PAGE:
Dr Sarah Atkins is Assistant Professor in Applied Linguistics. Her research investigates language and professional communication, primarily in health care settings. She has conducted research with a range of professional groups, including GPs and emergency care providers, exploring the ways in which communication is assessed in professional licensing examinations. Her projects include an Economic and Social Research Council 'Future Research leaders' grant, 2013-2016, which looks at the assessment of interpersonal and communication skills through simulated clinical consultations with patient role-players. Her work has a strong emphasis on applying findings into practice and she has delivered a number of successful workshops for health care professionals based on the findings of her work.
Facilitated by an Economic and Social Research Council 'Future Research Leaders' grant (2013-16), I'm carrying out a study which addresses a current, real-world topic in medical education from the… read more
ATKINS, S., ROBERTS, C., HAWTHORNE, K. and GREENHALGH, T., 2016. Simulated consultations: A sociolinguistic perspective BMC Medical Education. 16(16), 1-9
COFFEY, F., TSUCHIYA, K., TIMMONS, S., BAXENDALE, B., ADOLPHS, S. and ATKINS, S., 2015. Simulated patients versus manikins in acute-care scenarios The Clinical Teacher. 12, 1-5
Facilitated by an Economic and Social Research Council 'Future Research Leaders' grant (2013-16), I'm carrying out a study which addresses a current, real-world topic in medical education from the analytic perspective of sociolinguistics. Postgraduate medical assessments now involve an important and well-established focus on effective interaction with patients, and this is often formally assessed as part of various clinical examinations. Through simulated consultations with role-played patients, doctors can be observed in action, enabling examiners to assess not only clinical knowledge, but crucially how that knowledge is deployed and communicated with a patient in a spoken context. However, the pass rates in many of these exams, particularly higher failure rates for those who have done their initial medical training overseas, have led to concerns that linguistic and cultural factors may play a role in doctors' poorer performance in consultations.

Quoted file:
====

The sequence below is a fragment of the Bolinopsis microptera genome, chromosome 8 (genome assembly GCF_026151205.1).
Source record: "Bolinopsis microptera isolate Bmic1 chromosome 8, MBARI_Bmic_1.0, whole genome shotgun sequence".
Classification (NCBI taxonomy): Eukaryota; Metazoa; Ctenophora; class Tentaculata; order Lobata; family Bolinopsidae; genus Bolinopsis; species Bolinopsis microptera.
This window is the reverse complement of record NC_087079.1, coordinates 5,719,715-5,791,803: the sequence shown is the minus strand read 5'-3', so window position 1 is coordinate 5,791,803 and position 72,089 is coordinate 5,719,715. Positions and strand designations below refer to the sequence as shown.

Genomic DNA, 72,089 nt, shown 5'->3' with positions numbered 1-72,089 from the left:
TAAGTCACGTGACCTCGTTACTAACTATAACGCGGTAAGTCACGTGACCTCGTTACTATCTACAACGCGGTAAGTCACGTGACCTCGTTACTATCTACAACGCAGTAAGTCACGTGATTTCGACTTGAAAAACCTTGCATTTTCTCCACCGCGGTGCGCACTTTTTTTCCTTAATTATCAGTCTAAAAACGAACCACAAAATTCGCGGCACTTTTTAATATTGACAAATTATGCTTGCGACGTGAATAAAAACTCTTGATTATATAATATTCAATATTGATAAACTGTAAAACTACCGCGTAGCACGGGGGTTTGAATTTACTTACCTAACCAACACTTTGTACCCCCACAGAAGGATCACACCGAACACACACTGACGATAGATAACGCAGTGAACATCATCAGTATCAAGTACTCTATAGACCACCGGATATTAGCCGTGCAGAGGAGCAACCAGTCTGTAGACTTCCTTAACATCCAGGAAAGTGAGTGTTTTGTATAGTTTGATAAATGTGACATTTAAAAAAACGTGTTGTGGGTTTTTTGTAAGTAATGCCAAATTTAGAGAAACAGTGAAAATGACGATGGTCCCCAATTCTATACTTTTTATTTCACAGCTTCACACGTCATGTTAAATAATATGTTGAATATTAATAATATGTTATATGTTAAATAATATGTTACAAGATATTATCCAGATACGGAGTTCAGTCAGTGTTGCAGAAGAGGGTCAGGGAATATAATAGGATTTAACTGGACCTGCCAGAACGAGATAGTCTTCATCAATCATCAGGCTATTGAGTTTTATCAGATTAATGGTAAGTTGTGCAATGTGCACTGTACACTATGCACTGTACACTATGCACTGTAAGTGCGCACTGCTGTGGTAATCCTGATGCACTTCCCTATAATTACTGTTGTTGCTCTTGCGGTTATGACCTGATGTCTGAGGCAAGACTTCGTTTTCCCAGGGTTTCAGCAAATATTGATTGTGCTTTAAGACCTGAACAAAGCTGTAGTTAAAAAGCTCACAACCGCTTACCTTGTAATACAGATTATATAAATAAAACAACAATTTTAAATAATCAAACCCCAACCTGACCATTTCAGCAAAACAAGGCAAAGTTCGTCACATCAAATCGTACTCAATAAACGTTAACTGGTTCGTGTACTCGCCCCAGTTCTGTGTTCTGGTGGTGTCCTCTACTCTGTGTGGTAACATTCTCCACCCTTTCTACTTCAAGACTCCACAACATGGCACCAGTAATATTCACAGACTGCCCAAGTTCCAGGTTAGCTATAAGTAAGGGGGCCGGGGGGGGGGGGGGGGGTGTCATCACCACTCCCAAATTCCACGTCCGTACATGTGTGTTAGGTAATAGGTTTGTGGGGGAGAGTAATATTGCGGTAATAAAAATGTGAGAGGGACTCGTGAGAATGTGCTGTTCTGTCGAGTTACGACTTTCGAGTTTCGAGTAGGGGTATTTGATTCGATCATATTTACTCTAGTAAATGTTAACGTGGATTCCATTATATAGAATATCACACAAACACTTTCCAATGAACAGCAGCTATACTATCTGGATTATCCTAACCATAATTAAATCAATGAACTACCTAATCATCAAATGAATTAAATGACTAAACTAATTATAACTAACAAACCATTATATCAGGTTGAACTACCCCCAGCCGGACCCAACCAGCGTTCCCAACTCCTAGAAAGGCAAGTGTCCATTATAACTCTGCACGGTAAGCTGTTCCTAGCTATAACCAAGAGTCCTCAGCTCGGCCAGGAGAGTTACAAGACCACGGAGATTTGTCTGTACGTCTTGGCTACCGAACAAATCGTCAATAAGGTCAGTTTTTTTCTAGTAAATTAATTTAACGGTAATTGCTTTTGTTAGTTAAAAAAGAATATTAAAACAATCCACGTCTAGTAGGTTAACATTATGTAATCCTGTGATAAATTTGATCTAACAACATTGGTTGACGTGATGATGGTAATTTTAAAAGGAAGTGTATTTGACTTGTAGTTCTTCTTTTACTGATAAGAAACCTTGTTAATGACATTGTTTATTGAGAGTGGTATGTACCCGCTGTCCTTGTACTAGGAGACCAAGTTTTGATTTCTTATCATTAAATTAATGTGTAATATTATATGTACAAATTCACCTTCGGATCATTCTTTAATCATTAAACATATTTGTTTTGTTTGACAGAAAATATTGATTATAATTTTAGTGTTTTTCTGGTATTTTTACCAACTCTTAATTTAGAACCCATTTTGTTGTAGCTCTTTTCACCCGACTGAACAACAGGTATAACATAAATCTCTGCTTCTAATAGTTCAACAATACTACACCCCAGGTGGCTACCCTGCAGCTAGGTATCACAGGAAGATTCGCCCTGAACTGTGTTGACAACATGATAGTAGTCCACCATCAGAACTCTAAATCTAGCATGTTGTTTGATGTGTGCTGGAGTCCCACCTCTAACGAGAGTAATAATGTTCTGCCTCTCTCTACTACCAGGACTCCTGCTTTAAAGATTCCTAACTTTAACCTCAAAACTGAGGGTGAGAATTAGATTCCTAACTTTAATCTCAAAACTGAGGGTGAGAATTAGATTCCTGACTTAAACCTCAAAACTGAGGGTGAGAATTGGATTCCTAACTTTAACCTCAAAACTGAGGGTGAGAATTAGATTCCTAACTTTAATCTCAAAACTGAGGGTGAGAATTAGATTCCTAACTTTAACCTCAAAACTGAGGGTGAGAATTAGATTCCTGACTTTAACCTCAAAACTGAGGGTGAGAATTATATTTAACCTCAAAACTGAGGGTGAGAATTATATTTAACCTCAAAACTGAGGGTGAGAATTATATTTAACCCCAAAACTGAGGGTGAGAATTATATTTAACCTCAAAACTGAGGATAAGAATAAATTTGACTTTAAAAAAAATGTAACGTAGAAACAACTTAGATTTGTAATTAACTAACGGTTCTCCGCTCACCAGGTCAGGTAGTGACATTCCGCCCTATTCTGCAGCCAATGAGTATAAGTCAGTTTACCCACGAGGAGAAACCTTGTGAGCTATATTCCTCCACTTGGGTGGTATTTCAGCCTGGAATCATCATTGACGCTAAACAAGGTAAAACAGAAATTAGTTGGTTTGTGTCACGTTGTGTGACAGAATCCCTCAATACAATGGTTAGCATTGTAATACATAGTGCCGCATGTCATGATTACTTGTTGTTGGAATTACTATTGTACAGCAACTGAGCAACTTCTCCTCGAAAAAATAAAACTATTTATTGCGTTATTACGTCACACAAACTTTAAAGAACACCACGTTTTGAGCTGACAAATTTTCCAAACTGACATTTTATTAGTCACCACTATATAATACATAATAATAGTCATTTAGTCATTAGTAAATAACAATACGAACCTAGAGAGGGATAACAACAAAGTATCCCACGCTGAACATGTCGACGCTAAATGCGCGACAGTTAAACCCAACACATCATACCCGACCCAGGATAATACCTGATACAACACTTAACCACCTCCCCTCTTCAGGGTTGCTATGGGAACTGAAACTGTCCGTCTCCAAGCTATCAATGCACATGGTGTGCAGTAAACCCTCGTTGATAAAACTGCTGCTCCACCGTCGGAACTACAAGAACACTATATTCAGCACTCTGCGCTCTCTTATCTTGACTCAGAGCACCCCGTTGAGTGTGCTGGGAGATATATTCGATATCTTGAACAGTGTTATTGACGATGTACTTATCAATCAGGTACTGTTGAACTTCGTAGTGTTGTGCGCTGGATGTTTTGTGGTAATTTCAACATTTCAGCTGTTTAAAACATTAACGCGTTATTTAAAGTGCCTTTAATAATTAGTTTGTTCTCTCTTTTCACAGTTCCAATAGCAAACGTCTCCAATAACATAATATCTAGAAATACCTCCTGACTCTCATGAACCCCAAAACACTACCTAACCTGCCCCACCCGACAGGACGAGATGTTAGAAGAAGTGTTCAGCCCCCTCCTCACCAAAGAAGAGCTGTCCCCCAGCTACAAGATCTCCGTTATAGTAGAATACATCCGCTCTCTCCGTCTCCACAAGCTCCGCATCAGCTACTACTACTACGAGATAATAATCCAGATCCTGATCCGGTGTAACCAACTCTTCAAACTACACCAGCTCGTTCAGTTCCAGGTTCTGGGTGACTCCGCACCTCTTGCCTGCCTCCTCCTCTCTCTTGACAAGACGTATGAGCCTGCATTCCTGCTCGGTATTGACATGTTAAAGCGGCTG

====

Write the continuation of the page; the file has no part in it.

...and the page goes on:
Building on a Knowledge Transfer Partnerships study, conducted at King's College London from 2011-2013 under Professor Celia Roberts and Professor Kamila Hawthorne, this ESRC 'Future Research Leaders' grant enables me to further research these simulated consultations, with a view to better understanding what is happening at an interactional level. A close linguistic analysis is made of video data from simulated patient surgeries, including an analysis of non-verbal features of communication, in addressing where communicative differences or difficulties might be occurring. This has implications for further understanding contemporary clinical examinations and the training and preparation postgraduate doctors can undertake.
You can find out more about my work on the project webpage